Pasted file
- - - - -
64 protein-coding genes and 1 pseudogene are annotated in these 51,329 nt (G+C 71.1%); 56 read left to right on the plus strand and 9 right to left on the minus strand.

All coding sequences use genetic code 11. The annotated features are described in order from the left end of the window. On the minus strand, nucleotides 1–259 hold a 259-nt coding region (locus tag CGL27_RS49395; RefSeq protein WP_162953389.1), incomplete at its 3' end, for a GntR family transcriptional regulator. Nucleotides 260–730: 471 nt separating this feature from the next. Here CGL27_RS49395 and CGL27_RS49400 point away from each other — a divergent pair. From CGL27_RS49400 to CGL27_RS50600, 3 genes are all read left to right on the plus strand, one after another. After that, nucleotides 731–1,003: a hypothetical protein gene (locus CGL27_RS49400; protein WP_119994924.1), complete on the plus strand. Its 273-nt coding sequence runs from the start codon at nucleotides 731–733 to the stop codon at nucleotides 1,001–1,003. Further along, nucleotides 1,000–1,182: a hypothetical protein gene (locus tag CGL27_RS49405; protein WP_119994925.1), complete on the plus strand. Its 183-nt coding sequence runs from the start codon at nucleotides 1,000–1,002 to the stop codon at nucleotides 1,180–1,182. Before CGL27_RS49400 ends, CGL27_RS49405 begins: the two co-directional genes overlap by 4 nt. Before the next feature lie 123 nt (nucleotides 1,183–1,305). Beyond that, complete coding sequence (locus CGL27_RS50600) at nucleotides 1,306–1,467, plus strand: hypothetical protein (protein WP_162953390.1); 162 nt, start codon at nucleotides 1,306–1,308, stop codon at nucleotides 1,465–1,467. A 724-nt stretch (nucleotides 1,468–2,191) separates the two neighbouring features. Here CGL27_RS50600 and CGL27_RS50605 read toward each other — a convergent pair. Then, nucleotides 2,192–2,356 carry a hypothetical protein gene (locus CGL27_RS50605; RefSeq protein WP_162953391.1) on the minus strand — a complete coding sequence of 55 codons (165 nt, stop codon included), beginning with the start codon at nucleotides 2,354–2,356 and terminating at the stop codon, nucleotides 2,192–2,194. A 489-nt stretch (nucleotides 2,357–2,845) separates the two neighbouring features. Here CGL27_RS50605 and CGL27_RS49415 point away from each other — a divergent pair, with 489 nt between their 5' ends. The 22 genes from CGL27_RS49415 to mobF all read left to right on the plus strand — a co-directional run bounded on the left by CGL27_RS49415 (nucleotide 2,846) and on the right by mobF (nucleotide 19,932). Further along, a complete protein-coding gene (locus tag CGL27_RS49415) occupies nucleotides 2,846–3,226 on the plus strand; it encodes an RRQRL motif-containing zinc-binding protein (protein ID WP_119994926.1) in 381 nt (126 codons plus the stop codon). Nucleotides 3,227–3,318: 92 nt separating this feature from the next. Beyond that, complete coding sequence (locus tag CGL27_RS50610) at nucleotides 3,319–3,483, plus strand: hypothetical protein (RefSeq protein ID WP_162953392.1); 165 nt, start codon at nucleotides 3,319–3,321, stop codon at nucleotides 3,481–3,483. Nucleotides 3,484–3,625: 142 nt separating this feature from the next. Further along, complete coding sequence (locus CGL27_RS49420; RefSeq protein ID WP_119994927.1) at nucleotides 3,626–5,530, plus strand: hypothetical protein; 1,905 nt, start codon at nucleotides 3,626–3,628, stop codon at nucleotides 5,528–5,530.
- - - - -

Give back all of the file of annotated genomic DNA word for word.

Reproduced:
64 protein-coding genes and 1 pseudogene are annotated in these 51,329 nt (G+C 71.1%); 56 read left to right on the plus strand and 9 right to left on the minus strand.

All coding sequences use genetic code 11. The annotated features are described in order from the left end of the window. On the minus strand, nucleotides 1–259 hold a 259-nt coding region (locus tag CGL27_RS49395; RefSeq protein WP_162953389.1), incomplete at its 3' end, for a GntR family transcriptional regulator. Nucleotides 260–730: 471 nt separating this feature from the next. Here CGL27_RS49395 and CGL27_RS49400 point away from each other — a divergent pair. From CGL27_RS49400 to CGL27_RS50600, 3 genes are all read left to right on the plus strand, one after another. After that, nucleotides 731–1,003: a hypothetical protein gene (locus CGL27_RS49400; protein WP_119994924.1), complete on the plus strand. Its 273-nt coding sequence runs from the start codon at nucleotides 731–733 to the stop codon at nucleotides 1,001–1,003. Further along, nucleotides 1,000–1,182: a hypothetical protein gene (locus tag CGL27_RS49405; protein WP_119994925.1), complete on the plus strand. Its 183-nt coding sequence runs from the start codon at nucleotides 1,000–1,002 to the stop codon at nucleotides 1,180–1,182. Before CGL27_RS49400 ends, CGL27_RS49405 begins: the two co-directional genes overlap by 4 nt. Before the next feature lie 123 nt (nucleotides 1,183–1,305). Beyond that, complete coding sequence (locus CGL27_RS50600) at nucleotides 1,306–1,467, plus strand: hypothetical protein (protein WP_162953390.1); 162 nt, start codon at nucleotides 1,306–1,308, stop codon at nucleotides 1,465–1,467. A 724-nt stretch (nucleotides 1,468–2,191) separates the two neighbouring features. Here CGL27_RS50600 and CGL27_RS50605 read toward each other — a convergent pair. Then, nucleotides 2,192–2,356 carry a hypothetical protein gene (locus CGL27_RS50605; RefSeq protein WP_162953391.1) on the minus strand — a complete coding sequence of 55 codons (165 nt, stop codon included), beginning with the start codon at nucleotides 2,354–2,356 and terminating at the stop codon, nucleotides 2,192–2,194. A 489-nt stretch (nucleotides 2,357–2,845) separates the two neighbouring features. Here CGL27_RS50605 and CGL27_RS49415 point away from each other — a divergent pair, with 489 nt between their 5' ends. The 22 genes from CGL27_RS49415 to mobF all read left to right on the plus strand — a co-directional run bounded on the left by CGL27_RS49415 (nucleotide 2,846) and on the right by mobF (nucleotide 19,932). Further along, a complete protein-coding gene (locus tag CGL27_RS49415) occupies nucleotides 2,846–3,226 on the plus strand; it encodes an RRQRL motif-containing zinc-binding protein (protein ID WP_119994926.1) in 381 nt (126 codons plus the stop codon). Nucleotides 3,227–3,318: 92 nt separating this feature from the next. Beyond that, complete coding sequence (locus tag CGL27_RS50610) at nucleotides 3,319–3,483, plus strand: hypothetical protein (RefSeq protein ID WP_162953392.1); 165 nt, start codon at nucleotides 3,319–3,321, stop codon at nucleotides 3,481–3,483. Nucleotides 3,484–3,625: 142 nt separating this feature from the next. Further along, complete coding sequence (locus CGL27_RS49420; RefSeq protein ID WP_119994927.1) at nucleotides 3,626–5,530, plus strand: hypothetical protein; 1,905 nt, start codon at nucleotides 3,626–3,628, stop codon at nucleotides 5,528–5,530.